Lauren Lyles

Lauren Lyles

Published: 29 Sep 2023


David Hume, the renowned Scottish philosopher and historian, is a figure whose impact on the fields of philosophy and social sciences cannot be overstated. Born in 1711 in Edinburgh, Hume’s contributions to empiricism, skepticism, and naturalism laid the foundations for modern philosophy. His works, such as “A Treatise of Human Nature” and “An Enquiry Concerning Human Understanding,” continue to be studied and debated to this day. In this article, we will delve into the life and ideas of David Hume, uncovering 17 astounding facts about the man behind the intellectual legacy. From his controversial views on causation to his influential role in the Scottish Enlightenment, prepare to be captivated by the life of one of the greatest thinkers in history.

Table of Contents

David Hume was a Scottish philosopher.

David Hume was a renowned Scottish philosopher who made significant contributions to empiricism, skepticism, and moral philosophy.

He was born in 1711.

David Hume was born on May 7, 1711, in Edinburgh, Scotland.

Hume’s most famous work is “A Treatise of Human Nature.”

“A Treatise of Human Nature” is considered as Hume’s magnum opus and laid the foundation for his philosophical ideas.

He was a prominent figure during the Scottish Enlightenment.

David Hume played a significant role in the Scottish Enlightenment, a period of intellectual and scientific advancement in Scotland.

Hume was highly skeptical of religious claims.

Hume was known for his skepticism towards religious beliefs and argued for a naturalistic understanding of the world.

He was friends with many Enlightenment thinkers.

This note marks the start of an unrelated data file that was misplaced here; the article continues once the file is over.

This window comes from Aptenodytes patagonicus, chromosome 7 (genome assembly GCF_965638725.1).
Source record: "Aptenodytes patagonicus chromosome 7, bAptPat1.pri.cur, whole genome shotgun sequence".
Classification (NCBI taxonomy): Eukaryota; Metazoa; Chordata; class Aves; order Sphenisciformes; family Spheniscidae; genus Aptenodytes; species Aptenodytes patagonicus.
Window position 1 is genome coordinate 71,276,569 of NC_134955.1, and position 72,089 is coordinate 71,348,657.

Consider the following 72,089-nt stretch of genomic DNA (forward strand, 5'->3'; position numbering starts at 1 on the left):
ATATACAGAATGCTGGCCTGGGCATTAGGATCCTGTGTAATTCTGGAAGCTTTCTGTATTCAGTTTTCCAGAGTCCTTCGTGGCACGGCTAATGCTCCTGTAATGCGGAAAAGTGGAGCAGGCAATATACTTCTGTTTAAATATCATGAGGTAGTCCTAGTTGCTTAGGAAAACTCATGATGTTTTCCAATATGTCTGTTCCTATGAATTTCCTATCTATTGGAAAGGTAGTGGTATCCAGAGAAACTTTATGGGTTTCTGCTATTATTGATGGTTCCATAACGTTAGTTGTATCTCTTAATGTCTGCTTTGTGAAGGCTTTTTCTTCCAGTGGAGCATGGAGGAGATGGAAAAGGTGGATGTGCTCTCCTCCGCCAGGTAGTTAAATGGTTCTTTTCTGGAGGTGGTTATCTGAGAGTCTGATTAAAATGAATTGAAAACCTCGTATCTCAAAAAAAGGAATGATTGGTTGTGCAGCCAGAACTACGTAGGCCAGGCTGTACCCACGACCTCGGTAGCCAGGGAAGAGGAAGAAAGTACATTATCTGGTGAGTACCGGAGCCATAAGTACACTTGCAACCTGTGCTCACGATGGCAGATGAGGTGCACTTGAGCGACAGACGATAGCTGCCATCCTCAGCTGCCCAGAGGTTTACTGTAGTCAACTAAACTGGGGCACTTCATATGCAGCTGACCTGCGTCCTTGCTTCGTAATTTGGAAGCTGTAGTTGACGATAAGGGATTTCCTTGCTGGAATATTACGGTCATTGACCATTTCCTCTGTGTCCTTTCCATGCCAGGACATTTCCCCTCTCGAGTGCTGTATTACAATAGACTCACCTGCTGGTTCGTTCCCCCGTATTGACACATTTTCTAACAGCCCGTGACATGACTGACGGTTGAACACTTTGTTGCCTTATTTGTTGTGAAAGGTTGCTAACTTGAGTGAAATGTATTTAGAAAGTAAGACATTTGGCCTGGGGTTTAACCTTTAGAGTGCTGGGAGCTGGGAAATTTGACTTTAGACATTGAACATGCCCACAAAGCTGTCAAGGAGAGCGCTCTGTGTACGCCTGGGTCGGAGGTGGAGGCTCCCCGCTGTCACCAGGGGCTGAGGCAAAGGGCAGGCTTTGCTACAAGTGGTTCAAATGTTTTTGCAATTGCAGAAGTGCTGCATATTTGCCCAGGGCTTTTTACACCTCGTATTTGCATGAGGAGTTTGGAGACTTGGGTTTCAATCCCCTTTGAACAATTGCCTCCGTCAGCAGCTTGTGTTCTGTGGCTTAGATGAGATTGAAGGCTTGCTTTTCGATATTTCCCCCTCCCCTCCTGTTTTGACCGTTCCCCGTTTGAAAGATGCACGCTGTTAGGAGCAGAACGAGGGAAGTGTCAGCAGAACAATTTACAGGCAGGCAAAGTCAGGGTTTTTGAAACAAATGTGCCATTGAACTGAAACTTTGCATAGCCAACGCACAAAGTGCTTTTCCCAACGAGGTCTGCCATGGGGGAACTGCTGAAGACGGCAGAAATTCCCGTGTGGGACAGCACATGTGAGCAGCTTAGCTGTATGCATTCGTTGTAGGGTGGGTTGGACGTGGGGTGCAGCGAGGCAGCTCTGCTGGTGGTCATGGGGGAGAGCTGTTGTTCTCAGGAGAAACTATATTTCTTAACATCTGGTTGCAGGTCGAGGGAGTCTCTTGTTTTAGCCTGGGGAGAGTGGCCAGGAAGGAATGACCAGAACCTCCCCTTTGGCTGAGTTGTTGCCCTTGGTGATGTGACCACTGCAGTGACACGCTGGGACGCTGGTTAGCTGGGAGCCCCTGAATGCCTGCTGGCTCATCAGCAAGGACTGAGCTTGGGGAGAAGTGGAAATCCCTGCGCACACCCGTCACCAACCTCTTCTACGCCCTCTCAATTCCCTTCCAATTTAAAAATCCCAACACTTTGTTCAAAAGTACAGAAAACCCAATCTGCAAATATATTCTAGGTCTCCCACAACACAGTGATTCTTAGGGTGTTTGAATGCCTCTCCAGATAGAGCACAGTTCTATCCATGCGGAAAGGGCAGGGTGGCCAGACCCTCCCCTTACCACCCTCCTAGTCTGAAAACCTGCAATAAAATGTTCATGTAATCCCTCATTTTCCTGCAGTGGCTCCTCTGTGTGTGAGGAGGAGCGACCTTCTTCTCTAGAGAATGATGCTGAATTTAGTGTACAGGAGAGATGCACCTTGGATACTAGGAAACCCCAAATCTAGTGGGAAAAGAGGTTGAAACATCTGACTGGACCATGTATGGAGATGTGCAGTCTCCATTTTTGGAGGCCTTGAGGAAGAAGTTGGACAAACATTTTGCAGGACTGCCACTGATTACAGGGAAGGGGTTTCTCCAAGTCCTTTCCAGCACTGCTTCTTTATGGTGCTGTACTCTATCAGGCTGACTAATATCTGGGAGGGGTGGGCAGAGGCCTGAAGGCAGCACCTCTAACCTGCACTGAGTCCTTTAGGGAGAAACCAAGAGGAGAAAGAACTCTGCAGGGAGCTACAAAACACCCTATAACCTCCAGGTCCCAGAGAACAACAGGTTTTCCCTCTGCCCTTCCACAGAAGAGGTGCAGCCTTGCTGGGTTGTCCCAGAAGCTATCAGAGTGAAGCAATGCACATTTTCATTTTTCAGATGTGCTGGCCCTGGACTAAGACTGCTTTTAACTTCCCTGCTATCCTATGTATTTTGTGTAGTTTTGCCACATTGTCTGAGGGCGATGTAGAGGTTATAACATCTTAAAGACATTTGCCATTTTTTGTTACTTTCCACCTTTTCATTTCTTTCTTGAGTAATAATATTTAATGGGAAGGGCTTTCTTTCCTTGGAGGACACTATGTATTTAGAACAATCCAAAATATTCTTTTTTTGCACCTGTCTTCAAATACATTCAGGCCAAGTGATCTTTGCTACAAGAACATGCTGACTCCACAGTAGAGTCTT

David Hume had close relationships with other notable thinkers of his time, such as Adam Smith and Jean-Jacques Rousseau.

Hume’s philosophical ideas greatly influenced Immanuel Kant.

Hume’s philosophy of skepticism had a profound impact on Immanuel Kant’s development of his own philosophical system.

He advocated for a science of human nature.

Hume believed in the importance of studying human behavior and advocated for a science that would explore the complexities of human nature.

Hume proposed the “problem of induction.”

One of Hume’s most famous contributions was his critique of the notion of induction, raising doubts about the reliability of inductive reasoning.

He wrote extensively on moral philosophy.

Hume delved into moral philosophy and explored subjects such as ethical theories, moral sentiment, and the role of passions in human moral judgments.

Hume’s political philosophy emphasized limited government.

David Hume argued for limited government and advocated for principles such as individual freedom and property rights.

He worked as a librarian.

For several years, Hume served as the Keeper of the Advocates’ Library in Edinburgh, where he had access to a vast collection of books.

Hume’s writings influenced future generations of philosophers.

His philosophical works had a lasting impact and influenced philosophers such as John Stuart Mill, Bertrand Russell, and Karl Popper.